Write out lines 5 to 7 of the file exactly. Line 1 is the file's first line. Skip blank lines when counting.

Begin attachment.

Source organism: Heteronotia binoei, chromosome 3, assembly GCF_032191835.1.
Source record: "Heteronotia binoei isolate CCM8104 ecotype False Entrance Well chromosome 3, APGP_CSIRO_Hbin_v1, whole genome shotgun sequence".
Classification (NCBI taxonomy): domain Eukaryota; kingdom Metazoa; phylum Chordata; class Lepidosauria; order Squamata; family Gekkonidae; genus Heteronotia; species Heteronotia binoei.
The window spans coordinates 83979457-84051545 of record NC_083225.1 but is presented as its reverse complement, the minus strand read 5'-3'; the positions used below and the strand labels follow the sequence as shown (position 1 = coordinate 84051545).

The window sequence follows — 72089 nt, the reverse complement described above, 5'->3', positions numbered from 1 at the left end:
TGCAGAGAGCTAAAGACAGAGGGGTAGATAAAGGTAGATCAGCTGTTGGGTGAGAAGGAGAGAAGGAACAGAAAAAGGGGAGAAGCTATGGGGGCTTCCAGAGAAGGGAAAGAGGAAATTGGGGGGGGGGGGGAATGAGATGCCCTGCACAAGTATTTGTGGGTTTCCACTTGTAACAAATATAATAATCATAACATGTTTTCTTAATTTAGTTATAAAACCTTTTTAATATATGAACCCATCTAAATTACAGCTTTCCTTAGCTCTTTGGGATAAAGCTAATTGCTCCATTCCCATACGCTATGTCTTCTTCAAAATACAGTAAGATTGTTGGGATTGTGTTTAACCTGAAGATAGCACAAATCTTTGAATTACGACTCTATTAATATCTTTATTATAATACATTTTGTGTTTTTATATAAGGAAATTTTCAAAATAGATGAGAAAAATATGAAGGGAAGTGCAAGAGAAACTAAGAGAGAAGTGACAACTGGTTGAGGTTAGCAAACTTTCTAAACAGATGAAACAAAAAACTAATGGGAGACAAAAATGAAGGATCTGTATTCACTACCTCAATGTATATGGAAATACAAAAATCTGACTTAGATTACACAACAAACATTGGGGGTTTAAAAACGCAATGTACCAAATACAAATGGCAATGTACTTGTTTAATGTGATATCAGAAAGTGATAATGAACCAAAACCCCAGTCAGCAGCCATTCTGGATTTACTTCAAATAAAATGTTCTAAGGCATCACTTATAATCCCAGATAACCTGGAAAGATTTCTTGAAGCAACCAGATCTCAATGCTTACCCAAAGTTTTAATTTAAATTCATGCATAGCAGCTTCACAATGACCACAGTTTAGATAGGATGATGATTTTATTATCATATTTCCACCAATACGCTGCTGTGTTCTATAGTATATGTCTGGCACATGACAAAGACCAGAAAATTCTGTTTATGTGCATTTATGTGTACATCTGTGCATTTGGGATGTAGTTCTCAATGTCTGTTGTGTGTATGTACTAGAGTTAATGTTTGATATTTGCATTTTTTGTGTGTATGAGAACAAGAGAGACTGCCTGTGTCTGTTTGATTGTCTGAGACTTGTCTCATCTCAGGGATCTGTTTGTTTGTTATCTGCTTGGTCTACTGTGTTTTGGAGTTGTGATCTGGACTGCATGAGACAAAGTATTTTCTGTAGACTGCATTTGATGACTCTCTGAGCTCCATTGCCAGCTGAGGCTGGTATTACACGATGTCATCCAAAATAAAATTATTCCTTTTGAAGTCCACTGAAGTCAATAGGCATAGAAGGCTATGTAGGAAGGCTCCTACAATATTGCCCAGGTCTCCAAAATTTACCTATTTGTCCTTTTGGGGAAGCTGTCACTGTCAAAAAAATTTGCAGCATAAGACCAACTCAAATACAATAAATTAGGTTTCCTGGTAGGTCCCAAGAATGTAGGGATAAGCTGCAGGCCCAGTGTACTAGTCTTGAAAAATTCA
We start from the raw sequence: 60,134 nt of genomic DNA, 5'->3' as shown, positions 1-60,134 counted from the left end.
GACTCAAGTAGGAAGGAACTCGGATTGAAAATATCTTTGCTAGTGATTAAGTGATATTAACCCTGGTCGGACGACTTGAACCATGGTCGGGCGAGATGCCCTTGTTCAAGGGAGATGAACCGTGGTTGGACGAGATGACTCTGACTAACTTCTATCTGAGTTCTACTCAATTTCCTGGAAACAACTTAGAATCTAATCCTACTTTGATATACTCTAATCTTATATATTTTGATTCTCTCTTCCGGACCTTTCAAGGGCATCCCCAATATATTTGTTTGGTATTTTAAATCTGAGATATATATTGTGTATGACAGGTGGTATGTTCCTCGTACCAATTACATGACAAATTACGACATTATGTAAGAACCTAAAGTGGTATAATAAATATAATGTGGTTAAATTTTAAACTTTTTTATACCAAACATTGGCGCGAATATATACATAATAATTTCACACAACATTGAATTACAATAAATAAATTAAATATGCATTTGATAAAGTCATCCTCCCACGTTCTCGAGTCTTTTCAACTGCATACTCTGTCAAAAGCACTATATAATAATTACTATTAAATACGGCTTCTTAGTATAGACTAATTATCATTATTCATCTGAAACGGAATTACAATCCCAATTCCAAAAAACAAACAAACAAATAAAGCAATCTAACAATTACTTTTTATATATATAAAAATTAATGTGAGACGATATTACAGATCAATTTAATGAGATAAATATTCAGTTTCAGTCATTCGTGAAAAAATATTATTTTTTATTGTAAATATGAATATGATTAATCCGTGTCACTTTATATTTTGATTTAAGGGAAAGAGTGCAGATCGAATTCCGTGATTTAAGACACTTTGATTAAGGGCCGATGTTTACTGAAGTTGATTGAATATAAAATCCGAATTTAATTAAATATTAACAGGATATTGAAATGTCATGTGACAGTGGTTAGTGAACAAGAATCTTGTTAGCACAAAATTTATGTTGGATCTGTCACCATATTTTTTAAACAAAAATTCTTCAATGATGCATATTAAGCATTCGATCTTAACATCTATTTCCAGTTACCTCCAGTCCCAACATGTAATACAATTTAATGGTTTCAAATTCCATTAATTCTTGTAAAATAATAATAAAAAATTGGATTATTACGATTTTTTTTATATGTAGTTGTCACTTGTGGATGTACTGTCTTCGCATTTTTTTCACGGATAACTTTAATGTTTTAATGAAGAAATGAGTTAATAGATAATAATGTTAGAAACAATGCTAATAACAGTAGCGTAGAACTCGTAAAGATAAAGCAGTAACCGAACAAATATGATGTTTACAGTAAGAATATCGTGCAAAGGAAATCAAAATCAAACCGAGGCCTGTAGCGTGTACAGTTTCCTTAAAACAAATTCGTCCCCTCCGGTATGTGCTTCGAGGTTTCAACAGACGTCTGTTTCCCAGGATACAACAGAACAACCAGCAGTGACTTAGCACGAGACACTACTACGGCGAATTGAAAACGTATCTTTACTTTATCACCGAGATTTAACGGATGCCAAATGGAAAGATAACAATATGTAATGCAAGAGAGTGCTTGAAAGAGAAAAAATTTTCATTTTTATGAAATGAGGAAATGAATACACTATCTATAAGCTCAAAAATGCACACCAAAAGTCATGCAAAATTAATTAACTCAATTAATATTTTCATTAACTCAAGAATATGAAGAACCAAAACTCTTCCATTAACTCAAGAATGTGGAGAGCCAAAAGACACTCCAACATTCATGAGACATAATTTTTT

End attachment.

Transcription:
The window sequence follows — 72089 nt, the reverse complement described above, 5'->3', positions numbered from 1 at the left end:
TGCAGAGAGCTAAAGACAGAGGGGTAGATAAAGGTAGATCAGCTGTTGGGTGAGAAGGAGAGAAGGAACAGAAAAAGGGGAGAAGCTATGGGGGCTTCCAGAGAAGGGAAAGAGGAAATTGGGGGGGGGGGGGAATGAGATGCCCTGCACAAGTATTTGTGGGTTTCCACTTGTAACAAATATAATAATCATAACATGTTTTCTTAATTTAGTTATAAAACCTTTTTAATATATGAACCCATCTAAATTACAGCTTTCCTTAGCTCTTTGGGATAAAGCTAATTGCTCCATTCCCATACGCTATGTCTTCTTCAAAATACAGTAAGATTGTTGGGATTGTGTTTAACCTGAAGATAGCACAAATCTTTGAATTACGACTCTATTAATATCTTTATTATAATACATTTTGTGTTTTTATATAAGGAAATTTTCAAAATAGATGAGAAAAATATGAAGGGAAGTGCAAGAGAAACTAAGAGAGAAGTGACAACTGGTTGAGGTTAGCAAACTTTCTAAACAGATGAAACAAAAAACTAATGGGAGACAAAAATGAAGGATCTGTATTCACTACCTCAATGTATATGGAAATACAAAAATCTGACTTAGATTACACAACAAACATTGGGGGTTTAAAAACGCAATGTACCAAATACAAATGGCAATGTACTTGTTTAATGTGATATCAGAAAGTGATAATGAACCAAAACCCCAGTCAGCAGCCATTCTGGATTTACTTCAAATAAAATGTTCTAAGGCATCACTTATAATCCCAGATAACCTGGAAAGATTTCTTGAAGCAACCAGATCTCAATGCTTACCCAAAGTTTTAATTTAAATTCATGCATAGCAGCTTCACAATGACCACAGTTTAGATAGGATGATGATTTTATTATCATATTTCCACCAATACGCTGCTGTGTTCTATAGTATATGTCTGGCACATGACAAAGACCAGAAAATTCTGTTTATGTGCATTTATGTGTACATCTGTGCATTTGGGATGTAGTTCTCAATGTCTGTTGTGTGTATGTACTAGAGTTAATGTTTGATATTTGCATTTTTTGTGTGTATGAGAACAAGAGAGACTGCCTGTGTCTGTTTGATTGTCTGAGACTTGTCTCATCTCAGGGATCTGTTTGTTTGTTATCTGCTTGGTCTACTGTGTTTTGGAGTTGTGATCTGGACTGCATGAGACAAAGTATTTTCTGTAGACTGCATTTGATGACTCTCTGAGCTCCATTGCCAGCTGAGGCTGGTATTACACGATGTCATCCAAAATAAAATTATTCCTTTTGAAGTCCACTGAAGTCAATAGGCATAGAAGGCTATGTAGGAAGGCTCCTACAATATTGCCCAGGTCTCCAAAATTTACCTATTTGTCCTTTTGGGGAAGCTGTCACTGTCAAAAAAATTTGCAGCATAAGACCAACTCAAATACAATAAATTAGGTTTCCTGGTAGGTCCCAAGAATGTAGGGATAAGCTGCAGGCCCAGTGTACTAGTCTTGAAAAATTCA
We start from the raw sequence: 60,134 nt of genomic DNA, 5'->3' as shown, positions 1-60,134 counted from the left end.